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Infant Toddler Development Training
Module 4, Lesson 3

Play and Daily Living

As you begin your study of the domain, please review the table below. This provides motor development examples for use in activities and applications of content.

Selected Play and Daily Living Supports for Motor Development

Age Examples of Motor Play behaviors Typical Adult support with objects or others Adaptive Adult support with objects or others
Young Infants Birth to 8 Months -baby uses complex reflexes
-puts hands in mouth
-grasps, releases, reaches
-lifts head
-provide crib mobile for visual tracking
-play "finger grab"
-Look John has Mommy's finger
-play pat-cake, this Little Piggy
-install a crib mobile that has music and lights
-hold the baby's hands up for patty cake
-use a positioning chair or Boppie to help the baby sit up
Mobile Infants 8 Months to 18 Months -sits well in chair
-pulls self up
-walks alone
-throws objects
-climbs stairs
-uses marker on paper
-stoops, trots, moves backwards
-have containers and safe objects to put in and dump out repeatedly
-push and pull toys together
-step and down small step together
-point at objects together – model or position as needed
- get a big pot or bowl and have easy to grip balls that dump in that bigger opening
-have sturdy walker toy that the child can use to balance as he walks
-tape foot prints on the floor that the baby can step on instead of up
Toddlers and Twos 18 Months to 35 Months -scribbles with marker
-kicks a ball
-can jump off one step
-threads beads
-stands and walks on tiptoes
-handles scissors
-makes horizontal crayon stroke
-demonstrate using pens, markers
-get at bottom of step so toddler can jump to adult -help the child with rounded scissors -throw and catch a ball together
-have large crayons and pens with grips for easier handling
-have beads or tubes with larger openings and a stiffer string for bead stringing
-give the child a mitt covered in Velcro and throw a ball covered in the opposite Velcro hook of the mitt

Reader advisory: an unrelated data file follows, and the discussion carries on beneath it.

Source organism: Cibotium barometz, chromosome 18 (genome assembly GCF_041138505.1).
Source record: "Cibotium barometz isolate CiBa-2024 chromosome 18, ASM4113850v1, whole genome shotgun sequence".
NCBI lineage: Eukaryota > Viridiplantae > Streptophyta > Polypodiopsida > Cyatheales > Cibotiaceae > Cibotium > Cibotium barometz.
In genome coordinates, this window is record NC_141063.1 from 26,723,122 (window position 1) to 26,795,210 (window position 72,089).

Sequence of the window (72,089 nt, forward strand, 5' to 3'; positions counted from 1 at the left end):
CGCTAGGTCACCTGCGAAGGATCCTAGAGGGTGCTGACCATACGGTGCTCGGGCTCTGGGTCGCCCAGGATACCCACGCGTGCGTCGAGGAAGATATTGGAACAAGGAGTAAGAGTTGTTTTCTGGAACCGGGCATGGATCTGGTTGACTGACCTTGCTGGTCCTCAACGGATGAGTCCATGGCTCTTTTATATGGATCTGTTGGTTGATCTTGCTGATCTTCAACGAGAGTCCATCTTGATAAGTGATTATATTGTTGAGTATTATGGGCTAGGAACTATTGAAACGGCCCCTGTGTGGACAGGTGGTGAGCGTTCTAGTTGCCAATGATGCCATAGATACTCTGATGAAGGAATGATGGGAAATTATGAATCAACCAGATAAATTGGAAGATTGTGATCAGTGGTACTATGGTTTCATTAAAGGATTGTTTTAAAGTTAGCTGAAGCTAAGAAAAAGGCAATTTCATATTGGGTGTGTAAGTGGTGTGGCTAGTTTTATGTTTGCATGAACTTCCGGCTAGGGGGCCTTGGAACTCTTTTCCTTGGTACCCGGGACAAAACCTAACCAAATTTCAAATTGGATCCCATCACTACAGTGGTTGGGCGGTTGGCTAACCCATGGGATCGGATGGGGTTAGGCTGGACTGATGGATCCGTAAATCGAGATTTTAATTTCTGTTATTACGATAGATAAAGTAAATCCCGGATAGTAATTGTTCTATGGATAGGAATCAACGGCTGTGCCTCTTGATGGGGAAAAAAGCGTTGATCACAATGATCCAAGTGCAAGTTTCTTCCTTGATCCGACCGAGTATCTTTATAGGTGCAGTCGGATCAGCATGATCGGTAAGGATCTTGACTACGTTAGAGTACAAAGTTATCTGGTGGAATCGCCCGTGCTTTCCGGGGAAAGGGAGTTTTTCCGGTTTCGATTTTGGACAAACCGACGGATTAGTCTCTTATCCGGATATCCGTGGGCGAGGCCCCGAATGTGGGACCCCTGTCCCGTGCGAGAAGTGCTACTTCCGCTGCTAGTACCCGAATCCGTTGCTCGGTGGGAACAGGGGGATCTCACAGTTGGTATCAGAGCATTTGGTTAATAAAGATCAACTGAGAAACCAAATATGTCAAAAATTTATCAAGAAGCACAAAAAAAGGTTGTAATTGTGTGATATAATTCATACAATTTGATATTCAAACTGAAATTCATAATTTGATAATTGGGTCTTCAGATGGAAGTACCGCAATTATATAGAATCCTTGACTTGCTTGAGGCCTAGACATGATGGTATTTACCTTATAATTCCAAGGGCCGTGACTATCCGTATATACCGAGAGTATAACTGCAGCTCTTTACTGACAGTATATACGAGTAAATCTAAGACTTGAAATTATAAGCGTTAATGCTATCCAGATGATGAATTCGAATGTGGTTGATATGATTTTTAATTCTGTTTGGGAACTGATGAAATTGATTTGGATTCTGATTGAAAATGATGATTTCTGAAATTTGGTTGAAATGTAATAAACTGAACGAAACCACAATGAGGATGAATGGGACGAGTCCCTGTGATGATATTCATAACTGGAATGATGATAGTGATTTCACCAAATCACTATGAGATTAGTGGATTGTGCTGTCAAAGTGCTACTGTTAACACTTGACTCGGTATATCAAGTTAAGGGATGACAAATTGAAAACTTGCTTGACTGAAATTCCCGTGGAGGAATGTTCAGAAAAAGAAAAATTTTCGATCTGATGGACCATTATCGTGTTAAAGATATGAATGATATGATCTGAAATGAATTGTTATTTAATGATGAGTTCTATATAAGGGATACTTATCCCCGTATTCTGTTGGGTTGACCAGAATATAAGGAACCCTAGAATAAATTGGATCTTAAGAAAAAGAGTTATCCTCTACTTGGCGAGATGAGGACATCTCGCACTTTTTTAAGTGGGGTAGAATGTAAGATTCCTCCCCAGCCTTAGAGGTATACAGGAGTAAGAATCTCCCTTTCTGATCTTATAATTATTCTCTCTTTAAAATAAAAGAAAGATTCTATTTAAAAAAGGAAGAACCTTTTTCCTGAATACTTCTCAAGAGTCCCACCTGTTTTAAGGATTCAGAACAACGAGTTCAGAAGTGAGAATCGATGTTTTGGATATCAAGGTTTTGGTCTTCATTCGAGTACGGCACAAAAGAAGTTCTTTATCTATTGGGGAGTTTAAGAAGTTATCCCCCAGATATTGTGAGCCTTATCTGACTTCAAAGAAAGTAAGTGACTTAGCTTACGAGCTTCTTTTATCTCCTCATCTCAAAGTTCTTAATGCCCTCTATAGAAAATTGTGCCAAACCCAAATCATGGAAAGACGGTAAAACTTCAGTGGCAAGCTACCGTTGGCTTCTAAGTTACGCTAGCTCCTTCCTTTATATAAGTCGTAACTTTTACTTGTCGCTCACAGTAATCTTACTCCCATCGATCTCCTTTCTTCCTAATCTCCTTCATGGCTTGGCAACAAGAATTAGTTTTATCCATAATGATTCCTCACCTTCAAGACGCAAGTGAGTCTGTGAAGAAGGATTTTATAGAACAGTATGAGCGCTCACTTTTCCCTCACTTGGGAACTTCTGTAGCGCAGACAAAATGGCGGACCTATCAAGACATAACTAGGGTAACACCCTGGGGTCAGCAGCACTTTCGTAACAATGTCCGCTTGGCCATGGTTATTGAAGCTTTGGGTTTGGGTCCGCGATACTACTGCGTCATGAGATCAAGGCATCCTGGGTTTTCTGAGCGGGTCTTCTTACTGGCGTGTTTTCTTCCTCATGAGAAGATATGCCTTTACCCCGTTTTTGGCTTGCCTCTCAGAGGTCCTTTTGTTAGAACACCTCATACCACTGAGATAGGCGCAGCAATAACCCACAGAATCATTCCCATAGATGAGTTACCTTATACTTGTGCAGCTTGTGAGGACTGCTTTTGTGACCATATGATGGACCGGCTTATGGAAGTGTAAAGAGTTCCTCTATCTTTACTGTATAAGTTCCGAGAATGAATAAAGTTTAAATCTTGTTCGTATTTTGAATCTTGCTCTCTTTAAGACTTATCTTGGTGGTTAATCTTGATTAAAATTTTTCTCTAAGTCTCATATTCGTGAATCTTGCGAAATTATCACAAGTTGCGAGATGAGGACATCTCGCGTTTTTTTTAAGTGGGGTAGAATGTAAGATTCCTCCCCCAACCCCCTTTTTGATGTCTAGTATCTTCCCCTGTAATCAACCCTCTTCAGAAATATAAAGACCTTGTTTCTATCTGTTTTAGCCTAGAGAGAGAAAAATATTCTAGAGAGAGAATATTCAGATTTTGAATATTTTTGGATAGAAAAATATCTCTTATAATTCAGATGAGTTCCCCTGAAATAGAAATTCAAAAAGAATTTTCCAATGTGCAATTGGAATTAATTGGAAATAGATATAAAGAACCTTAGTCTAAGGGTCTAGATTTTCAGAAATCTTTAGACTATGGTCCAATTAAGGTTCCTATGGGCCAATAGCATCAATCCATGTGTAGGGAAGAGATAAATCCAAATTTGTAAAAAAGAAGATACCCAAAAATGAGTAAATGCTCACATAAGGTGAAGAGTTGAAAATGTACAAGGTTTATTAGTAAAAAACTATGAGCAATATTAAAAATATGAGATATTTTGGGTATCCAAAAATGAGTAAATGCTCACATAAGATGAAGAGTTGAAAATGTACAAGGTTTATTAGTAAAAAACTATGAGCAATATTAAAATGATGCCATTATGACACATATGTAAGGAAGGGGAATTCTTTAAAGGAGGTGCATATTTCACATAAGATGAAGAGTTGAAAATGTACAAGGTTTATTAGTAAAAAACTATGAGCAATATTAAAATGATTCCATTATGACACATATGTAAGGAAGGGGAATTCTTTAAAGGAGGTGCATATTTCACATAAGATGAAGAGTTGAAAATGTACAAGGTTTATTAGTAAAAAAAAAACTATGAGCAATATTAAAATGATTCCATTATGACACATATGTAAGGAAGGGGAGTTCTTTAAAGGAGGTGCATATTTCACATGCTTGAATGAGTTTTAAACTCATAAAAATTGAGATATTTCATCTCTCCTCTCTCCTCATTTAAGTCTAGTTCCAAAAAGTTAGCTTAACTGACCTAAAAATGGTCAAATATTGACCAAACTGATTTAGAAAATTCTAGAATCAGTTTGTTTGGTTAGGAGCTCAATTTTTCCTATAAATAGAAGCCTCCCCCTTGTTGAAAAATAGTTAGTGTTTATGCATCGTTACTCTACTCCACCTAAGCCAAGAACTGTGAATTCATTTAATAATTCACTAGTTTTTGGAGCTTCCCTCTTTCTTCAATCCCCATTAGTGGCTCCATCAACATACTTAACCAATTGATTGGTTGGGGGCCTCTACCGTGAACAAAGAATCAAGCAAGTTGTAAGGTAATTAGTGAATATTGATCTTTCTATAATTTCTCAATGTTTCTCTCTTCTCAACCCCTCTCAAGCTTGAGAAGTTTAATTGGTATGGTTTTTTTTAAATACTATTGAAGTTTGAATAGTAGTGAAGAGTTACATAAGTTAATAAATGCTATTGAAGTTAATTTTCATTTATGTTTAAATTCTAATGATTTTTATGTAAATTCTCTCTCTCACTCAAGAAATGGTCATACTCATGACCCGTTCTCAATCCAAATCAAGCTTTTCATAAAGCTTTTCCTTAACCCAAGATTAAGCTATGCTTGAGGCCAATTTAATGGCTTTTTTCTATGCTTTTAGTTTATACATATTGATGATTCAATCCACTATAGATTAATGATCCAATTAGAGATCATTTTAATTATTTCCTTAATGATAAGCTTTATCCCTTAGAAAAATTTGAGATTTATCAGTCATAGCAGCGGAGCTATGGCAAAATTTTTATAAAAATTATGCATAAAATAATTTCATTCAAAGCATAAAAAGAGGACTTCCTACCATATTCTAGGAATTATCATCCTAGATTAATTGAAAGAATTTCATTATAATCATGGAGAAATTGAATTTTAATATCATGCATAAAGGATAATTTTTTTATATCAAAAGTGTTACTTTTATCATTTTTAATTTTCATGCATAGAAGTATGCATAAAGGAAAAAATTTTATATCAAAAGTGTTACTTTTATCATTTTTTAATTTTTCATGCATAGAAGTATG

From Brain Wonders: Bredekamp & Copple, l987; Frost, Worthington, Reifel, 2005; Gozalez-Mena, Eyer, 2004; Johnson, Christie, &Yawkey, 1999; Johnson-Martin, Jens, Attermeier, & Hacker, 1991; O'Brien, 1997.

Everyday Routines, Activities and Places (ERAP) Related To Fine and Gross Motor Development

Review the following list of ERAP that provide opportunities for motor development. This is great information to share with families regarding how to help their infant or toddler acquire new skills. This is very appropriate if functional outcomes on the IFSP include improving the child's play skills to be able to entertain him/herself, join in family activities, or participate in active play with peers.

  1. Doing the dishes - let the infant or toddler sit by you and periodically let him/her splash in the water and blow on the bubbles with you (not too hot)
  2. Taking out the trash - a mobile infant can hold on to one side of the bag with you. A non-mobile infant in carrier can go with you and you can wave bye to the garbage in the can.
  3. Dusting - infants and toddlers love to dust! (too bad this motor urge dissipates after preschool; ) Give them a paper or cloth towel and let them swish it around. You may hold the hand of some babies with low muscle tone.
  4. Sweeping - get a small broom for the mobile infant/toddler and let them work with you. Show them back and forth movements.
  5. Little girl watering plantsWatering the plants, inside and out - Well no one ever said it might not get a little messy at times, but just put a little in baby's watering can - it's only water!
  6. Cooking - this will take some finesse as you don't want children to get burned. Often small babies are happy to sit with a bowl and spoon while you cook.
  7. Fixing things - there are toy tools that are safe for infants/toddlers that they can use while you fix, or paint. Very young children will paint for hours with a bucket of water on a surface, especially if the surface is exposed to sunlight and dries ready for another "coat".

Reflect on the opportunities described above for including infants and toddlers in daily routines. Think about how the ITDS can provide support to families to try these embedded skills in ERAP.

Consider the following scenario which involves helping Sam feel successful in his motor skills when playing with peers.

Sam
One of the children you are working with, Sam, a 2.9 year old with a mild motor delay, goes to a "Mommy and Me" neighborhood playgroup with his mom, three other children and their mothers. There, mothers and their young children get together once each week for fun and fellowship. Mom is concerned that Sam cannot play the active throwing and catching games with his friends. Sam gets frustrated. A functional outcome on Sam's IFSP is that he will be able to enjoy active games with his little friends.

Go to the following website (and/or others that are your favorites for motor skills and play items).

Look for ideas that might be useful in helping Sam gain skills in motor development and be fun for play at home and when he goes to his playgroup. Come up with two ideas that might help Sam improve his motor skills for active play with his friends. These can be any items and may be some things you make or adapt rather than buy, i.e. ball of crumpled newspaper.

 

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